Anyway, redemptive bits over. Meaney is reliably good as O'Brien and surprisingly good at feeling like he's still an "Enterprise guy", that line about glass jaws and helmets was comedy gold, and the Drai hunters uniforms were just plain fucking silly to look at. Like, something we'd have seen on "Ferengi-level threats" in season 1 of TNG. Oh, and Tosk's face make-up is really some of the best we've seen in the 24th century.
November 7, 2015 @ 3:32 am
The sad thing about this is that, just by changing a few lines, it needn't be about the Prime Directive at all, just the trickiness of first contact. (And how is the PD even relevant when the other civilisation is the one doing the contacting, and it has the superior technology? Do the Federation worry about interfering in Borg culture, or giving the Q Continuum an inferiority complex?) In any case, O'Brien was just putting right the interference in the hunt that had happened because Tosk had been arrested, so if anyone's actively supporting the PD it's him!
Putting that particular shibboleth to one side, and ignoring a bit of eyerolling when it came up in dialogue, I actually enjoyed this one quite a bit. Colm Meaney and whoever played Tosk were great, and the latter's makeup was noticeably effective. It went downhill a bit once it became obvious that O'Brien was going to have to break rank to support his friend, but that wasn't enough to ruin the whole for me.
November 7, 2015 @ 7:17 am
Yeah, I thought the prime directive was specifically for pre-warp cultures (Even that Star Trek Continues episode didn't claim it was about the Prime Directive but about interstellar commerce treaties or something equally contrived), but it seems like they just force-evolve it to be "Arbitrary contrivance to force the heroes to let atrocities happen".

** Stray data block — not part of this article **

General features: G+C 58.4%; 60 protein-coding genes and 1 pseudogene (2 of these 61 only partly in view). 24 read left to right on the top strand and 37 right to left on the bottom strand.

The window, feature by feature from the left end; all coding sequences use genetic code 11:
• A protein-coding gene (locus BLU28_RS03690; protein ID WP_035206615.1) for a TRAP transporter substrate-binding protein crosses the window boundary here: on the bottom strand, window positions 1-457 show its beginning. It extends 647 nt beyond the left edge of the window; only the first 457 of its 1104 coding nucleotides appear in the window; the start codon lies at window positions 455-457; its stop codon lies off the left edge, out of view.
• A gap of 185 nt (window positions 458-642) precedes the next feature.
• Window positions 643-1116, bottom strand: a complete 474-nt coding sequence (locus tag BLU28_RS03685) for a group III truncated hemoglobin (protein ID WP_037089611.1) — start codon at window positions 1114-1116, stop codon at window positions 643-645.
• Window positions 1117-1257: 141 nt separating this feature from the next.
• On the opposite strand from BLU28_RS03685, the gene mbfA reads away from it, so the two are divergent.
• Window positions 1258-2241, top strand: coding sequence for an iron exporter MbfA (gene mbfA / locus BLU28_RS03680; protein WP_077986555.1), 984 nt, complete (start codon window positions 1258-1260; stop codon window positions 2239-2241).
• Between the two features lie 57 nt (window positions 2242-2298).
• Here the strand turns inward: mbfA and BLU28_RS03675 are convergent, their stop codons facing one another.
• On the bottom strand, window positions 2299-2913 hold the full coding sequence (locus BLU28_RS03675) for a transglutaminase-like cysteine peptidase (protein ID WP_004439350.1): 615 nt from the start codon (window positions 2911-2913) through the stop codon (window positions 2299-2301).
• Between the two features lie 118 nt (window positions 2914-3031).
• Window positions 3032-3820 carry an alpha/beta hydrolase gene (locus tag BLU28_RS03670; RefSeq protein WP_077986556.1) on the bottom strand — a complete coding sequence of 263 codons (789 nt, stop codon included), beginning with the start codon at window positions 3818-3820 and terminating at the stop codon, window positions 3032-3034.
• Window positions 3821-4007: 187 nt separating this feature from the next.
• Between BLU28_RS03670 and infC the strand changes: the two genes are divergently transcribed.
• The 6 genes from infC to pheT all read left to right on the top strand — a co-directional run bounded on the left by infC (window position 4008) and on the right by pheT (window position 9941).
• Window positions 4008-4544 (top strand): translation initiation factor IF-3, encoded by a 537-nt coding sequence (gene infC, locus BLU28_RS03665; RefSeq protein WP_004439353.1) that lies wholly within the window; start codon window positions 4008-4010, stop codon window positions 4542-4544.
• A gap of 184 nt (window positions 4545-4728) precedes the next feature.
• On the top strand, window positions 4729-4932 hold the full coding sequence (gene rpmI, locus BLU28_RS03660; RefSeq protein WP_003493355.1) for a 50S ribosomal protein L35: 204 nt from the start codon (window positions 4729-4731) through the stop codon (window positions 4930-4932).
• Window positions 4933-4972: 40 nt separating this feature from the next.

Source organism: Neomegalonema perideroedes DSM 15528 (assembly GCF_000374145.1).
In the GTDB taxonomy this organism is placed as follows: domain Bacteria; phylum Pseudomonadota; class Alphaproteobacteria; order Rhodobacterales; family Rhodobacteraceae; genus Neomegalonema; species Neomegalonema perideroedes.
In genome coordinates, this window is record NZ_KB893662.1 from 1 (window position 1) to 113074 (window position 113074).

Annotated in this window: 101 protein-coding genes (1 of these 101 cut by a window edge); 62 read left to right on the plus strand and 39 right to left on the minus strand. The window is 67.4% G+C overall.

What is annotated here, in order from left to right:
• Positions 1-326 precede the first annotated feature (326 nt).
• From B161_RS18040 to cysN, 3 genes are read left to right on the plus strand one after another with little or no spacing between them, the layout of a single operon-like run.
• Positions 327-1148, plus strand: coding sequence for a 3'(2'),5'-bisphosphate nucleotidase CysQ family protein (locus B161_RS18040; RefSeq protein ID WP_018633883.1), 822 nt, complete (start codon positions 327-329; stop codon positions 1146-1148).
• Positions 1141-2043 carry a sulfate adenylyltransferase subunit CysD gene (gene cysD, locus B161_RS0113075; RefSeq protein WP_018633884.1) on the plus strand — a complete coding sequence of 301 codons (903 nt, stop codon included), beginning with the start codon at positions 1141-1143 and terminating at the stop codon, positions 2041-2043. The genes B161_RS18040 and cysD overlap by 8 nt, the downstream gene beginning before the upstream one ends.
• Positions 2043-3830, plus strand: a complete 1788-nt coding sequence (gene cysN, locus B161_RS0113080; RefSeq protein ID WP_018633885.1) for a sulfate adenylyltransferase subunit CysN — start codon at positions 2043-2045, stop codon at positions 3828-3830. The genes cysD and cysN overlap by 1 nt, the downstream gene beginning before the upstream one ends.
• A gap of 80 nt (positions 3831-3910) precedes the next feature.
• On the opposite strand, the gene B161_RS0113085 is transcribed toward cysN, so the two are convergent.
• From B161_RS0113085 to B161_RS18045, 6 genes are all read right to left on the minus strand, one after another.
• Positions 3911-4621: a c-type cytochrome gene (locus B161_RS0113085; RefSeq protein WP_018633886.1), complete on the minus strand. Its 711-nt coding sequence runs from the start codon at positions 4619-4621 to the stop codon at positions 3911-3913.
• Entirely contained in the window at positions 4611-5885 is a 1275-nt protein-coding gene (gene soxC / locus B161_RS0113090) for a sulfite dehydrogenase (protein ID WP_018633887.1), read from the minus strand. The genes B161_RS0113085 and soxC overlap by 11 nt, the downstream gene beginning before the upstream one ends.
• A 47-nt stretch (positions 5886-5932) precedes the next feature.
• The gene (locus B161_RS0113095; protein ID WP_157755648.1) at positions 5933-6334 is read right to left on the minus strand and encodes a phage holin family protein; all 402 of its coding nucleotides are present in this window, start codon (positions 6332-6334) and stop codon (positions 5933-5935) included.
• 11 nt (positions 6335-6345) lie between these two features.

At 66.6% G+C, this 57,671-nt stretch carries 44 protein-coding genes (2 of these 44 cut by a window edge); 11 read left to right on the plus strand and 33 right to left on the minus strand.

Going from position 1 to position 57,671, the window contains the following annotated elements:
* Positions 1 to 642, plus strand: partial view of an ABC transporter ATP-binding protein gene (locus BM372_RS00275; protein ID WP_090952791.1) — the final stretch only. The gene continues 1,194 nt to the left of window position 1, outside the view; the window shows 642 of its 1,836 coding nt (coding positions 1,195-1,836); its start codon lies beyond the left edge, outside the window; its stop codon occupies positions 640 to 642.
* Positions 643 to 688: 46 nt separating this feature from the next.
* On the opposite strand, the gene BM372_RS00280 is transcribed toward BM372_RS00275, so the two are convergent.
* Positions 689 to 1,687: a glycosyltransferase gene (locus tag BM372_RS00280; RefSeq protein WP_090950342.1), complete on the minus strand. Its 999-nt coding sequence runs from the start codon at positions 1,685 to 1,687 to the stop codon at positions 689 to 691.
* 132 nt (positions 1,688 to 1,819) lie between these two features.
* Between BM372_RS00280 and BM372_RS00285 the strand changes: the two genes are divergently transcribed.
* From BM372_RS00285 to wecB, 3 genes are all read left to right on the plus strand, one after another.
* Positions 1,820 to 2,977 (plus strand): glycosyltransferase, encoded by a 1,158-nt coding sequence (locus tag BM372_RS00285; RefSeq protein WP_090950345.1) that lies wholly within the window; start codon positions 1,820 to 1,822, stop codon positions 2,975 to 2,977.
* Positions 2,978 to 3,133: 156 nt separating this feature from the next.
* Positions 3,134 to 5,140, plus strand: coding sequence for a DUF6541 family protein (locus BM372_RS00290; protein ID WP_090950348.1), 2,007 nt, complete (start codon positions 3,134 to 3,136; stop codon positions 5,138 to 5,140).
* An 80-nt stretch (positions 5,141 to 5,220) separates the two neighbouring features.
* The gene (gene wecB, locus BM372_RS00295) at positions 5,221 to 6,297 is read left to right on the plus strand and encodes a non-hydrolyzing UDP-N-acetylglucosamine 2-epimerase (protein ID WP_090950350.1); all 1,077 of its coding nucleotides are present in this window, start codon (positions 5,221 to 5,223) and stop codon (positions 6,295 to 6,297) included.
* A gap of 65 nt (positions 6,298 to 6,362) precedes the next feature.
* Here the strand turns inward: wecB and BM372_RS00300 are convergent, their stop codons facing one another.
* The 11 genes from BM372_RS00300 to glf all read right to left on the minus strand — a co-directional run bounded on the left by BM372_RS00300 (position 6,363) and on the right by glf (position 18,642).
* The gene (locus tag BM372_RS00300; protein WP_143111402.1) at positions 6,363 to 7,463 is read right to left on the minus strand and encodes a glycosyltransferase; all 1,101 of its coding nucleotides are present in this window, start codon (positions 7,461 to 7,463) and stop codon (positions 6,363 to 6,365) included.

Maybe it's because they're pre-first-contact? (I think they make an explicit point in the episode that they've foregone formal first contact protocol for some reason)
November 7, 2015 @ 12:42 pm
No, the Prime Directive does apply to cultures that have warp drive, at least by the TNG era. Among other places, it comes up in "Redemption." IIRC, the Prime Directive is mentioned as a reason the Federation cannot involve itself in the Klingon Civil War.
The way I've always understood it is that the Prime Directive forbids getting involved in the internal affairs of another culture. For a pre-warp civilization, everything is regarded as inherently internal because they have no contact with anyone else, so any involvement at all is forbidden. For someone that has warp, the Prime Directive forbids getting involved in matters that only concern members of that civilization, like the Tosk hunt, but the Federation is allowed to get involved in matters between civilizations (like brokering a peace treaty).
That's why, in "Redemption," they couldn't provide military support to either side in the civil war (an internal Klingon matter), but they could set up a blockade to prevent the Romulans from providing support to the Duras (since that involves both Klingons and Romulans).
It's still a terrible fucking idea, but it's not being depicted inconsistently. (At least, no more than the usual amount of inconsistency inevitable in a series written by dozens of people over decades.)
November 7, 2015 @ 6:37 pm
Full TOS fetishism would have required the complete destruction of the culture in question by the end of the episode. That's how Kirk rolled; if the prime directive should stop him affecting a culture, he'd trash it by the end.
November 7, 2015 @ 7:20 pm
That's especially weird because I'm pretty sure that the canonical TOS example has them actually quote the directive, and it's all stuff like "Don't mention 'space' or suggest the possibility of there being people on other planets"
December 20, 2015 @ 10:05 pm
"“Captive Pursuit” is the kind of high-handed military maverick fantasy that characterizes every Original Series fan's memory of that that show was like"
Aye. that's my least favourite and least interesting kind of Trek – the military maverick fantasy. They were only ever fun for a short while when I was kid. Dull now.